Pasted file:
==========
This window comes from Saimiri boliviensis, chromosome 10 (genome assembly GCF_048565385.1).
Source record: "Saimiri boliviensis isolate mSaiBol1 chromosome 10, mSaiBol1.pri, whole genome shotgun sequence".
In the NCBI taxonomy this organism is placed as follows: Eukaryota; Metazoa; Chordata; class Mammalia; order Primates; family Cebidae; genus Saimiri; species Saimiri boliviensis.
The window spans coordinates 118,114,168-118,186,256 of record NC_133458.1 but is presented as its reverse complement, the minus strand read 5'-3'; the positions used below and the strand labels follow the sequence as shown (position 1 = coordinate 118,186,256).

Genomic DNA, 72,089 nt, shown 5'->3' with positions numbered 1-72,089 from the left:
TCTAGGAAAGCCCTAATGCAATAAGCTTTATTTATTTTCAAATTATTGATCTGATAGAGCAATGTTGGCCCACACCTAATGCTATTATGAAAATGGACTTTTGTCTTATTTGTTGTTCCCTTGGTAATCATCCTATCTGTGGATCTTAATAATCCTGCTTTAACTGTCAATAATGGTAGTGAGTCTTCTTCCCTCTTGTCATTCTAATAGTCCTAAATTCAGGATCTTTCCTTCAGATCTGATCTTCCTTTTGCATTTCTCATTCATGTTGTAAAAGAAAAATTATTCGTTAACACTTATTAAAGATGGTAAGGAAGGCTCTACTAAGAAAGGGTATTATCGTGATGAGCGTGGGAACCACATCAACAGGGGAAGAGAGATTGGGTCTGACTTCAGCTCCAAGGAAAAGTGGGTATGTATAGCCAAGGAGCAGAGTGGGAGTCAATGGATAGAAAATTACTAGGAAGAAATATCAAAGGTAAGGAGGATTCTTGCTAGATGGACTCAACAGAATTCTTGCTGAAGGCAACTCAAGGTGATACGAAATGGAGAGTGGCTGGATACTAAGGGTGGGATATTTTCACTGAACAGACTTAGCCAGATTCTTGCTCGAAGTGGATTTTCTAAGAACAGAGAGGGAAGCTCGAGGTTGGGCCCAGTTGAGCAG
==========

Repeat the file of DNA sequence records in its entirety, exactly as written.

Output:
This window comes from Saimiri boliviensis, chromosome 10 (genome assembly GCF_048565385.1).
Source record: "Saimiri boliviensis isolate mSaiBol1 chromosome 10, mSaiBol1.pri, whole genome shotgun sequence".
In the NCBI taxonomy this organism is placed as follows: Eukaryota; Metazoa; Chordata; class Mammalia; order Primates; family Cebidae; genus Saimiri; species Saimiri boliviensis.
The window spans coordinates 118,114,168-118,186,256 of record NC_133458.1 but is presented as its reverse complement, the minus strand read 5'-3'; the positions used below and the strand labels follow the sequence as shown (position 1 = coordinate 118,186,256).

Genomic DNA, 72,089 nt, shown 5'->3' with positions numbered 1-72,089 from the left:
TCTAGGAAAGCCCTAATGCAATAAGCTTTATTTATTTTCAAATTATTGATCTGATAGAGCAATGTTGGCCCACACCTAATGCTATTATGAAAATGGACTTTTGTCTTATTTGTTGTTCCCTTGGTAATCATCCTATCTGTGGATCTTAATAATCCTGCTTTAACTGTCAATAATGGTAGTGAGTCTTCTTCCCTCTTGTCATTCTAATAGTCCTAAATTCAGGATCTTTCCTTCAGATCTGATCTTCCTTTTGCATTTCTCATTCATGTTGTAAAAGAAAAATTATTCGTTAACACTTATTAAAGATGGTAAGGAAGGCTCTACTAAGAAAGGGTATTATCGTGATGAGCGTGGGAACCACATCAACAGGGGAAGAGAGATTGGGTCTGACTTCAGCTCCAAGGAAAAGTGGGTATGTATAGCCAAGGAGCAGAGTGGGAGTCAATGGATAGAAAATTACTAGGAAGAAATATCAAAGGTAAGGAGGATTCTTGCTAGATGGACTCAACAGAATTCTTGCTGAAGGCAACTCAAGGTGATACGAAATGGAGAGTGGCTGGATACTAAGGGTGGGATATTTTCACTGAACAGACTTAGCCAGATTCTTGCTCGAAGTGGATTTTCTAAGAACAGAGAGGGAAGCTCGAGGTTGGGCCCAGTTGAGCAG